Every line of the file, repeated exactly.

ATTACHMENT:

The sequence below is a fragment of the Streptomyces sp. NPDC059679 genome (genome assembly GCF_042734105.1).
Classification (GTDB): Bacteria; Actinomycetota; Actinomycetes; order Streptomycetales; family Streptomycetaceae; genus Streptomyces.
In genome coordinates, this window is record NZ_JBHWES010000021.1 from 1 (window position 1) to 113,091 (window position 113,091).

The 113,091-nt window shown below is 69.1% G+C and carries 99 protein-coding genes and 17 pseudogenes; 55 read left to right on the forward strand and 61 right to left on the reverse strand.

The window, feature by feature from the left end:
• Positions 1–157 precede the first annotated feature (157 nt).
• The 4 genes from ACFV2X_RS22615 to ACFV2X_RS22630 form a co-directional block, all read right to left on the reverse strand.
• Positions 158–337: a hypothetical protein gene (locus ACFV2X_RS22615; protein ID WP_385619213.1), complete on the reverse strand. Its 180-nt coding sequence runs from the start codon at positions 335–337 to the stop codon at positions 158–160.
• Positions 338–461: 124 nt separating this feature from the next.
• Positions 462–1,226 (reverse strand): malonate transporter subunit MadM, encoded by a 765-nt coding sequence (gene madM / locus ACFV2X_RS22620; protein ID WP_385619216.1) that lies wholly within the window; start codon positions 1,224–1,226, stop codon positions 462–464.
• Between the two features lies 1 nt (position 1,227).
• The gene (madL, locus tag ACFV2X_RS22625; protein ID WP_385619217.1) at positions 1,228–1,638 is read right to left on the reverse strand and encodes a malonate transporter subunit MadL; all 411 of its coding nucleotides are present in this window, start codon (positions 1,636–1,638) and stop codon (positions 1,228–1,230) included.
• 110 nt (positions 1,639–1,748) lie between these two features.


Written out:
The sequence below is a fragment of the Streptomyces sp. NPDC059679 genome (genome assembly GCF_042734105.1).
Classification (GTDB): Bacteria; Actinomycetota; Actinomycetes; order Streptomycetales; family Streptomycetaceae; genus Streptomyces.
In genome coordinates, this window is record NZ_JBHWES010000021.1 from 1 (window position 1) to 113,091 (window position 113,091).

The 113,091-nt window shown below is 69.1% G+C and carries 99 protein-coding genes and 17 pseudogenes; 55 read left to right on the forward strand and 61 right to left on the reverse strand.

The window, feature by feature from the left end:
• Positions 1–157 precede the first annotated feature (157 nt).
• The 4 genes from ACFV2X_RS22615 to ACFV2X_RS22630 form a co-directional block, all read right to left on the reverse strand.
• Positions 158–337: a hypothetical protein gene (locus ACFV2X_RS22615; protein ID WP_385619213.1), complete on the reverse strand. Its 180-nt coding sequence runs from the start codon at positions 335–337 to the stop codon at positions 158–160.
• Positions 338–461: 124 nt separating this feature from the next.
• Positions 462–1,226 (reverse strand): malonate transporter subunit MadM, encoded by a 765-nt coding sequence (gene madM / locus ACFV2X_RS22620; protein ID WP_385619216.1) that lies wholly within the window; start codon positions 1,224–1,226, stop codon positions 462–464.
• Between the two features lies 1 nt (position 1,227).
• The gene (madL, locus tag ACFV2X_RS22625; protein ID WP_385619217.1) at positions 1,228–1,638 is read right to left on the reverse strand and encodes a malonate transporter subunit MadL; all 411 of its coding nucleotides are present in this window, start codon (positions 1,636–1,638) and stop codon (positions 1,228–1,230) included.
• 110 nt (positions 1,639–1,748) lie between these two features.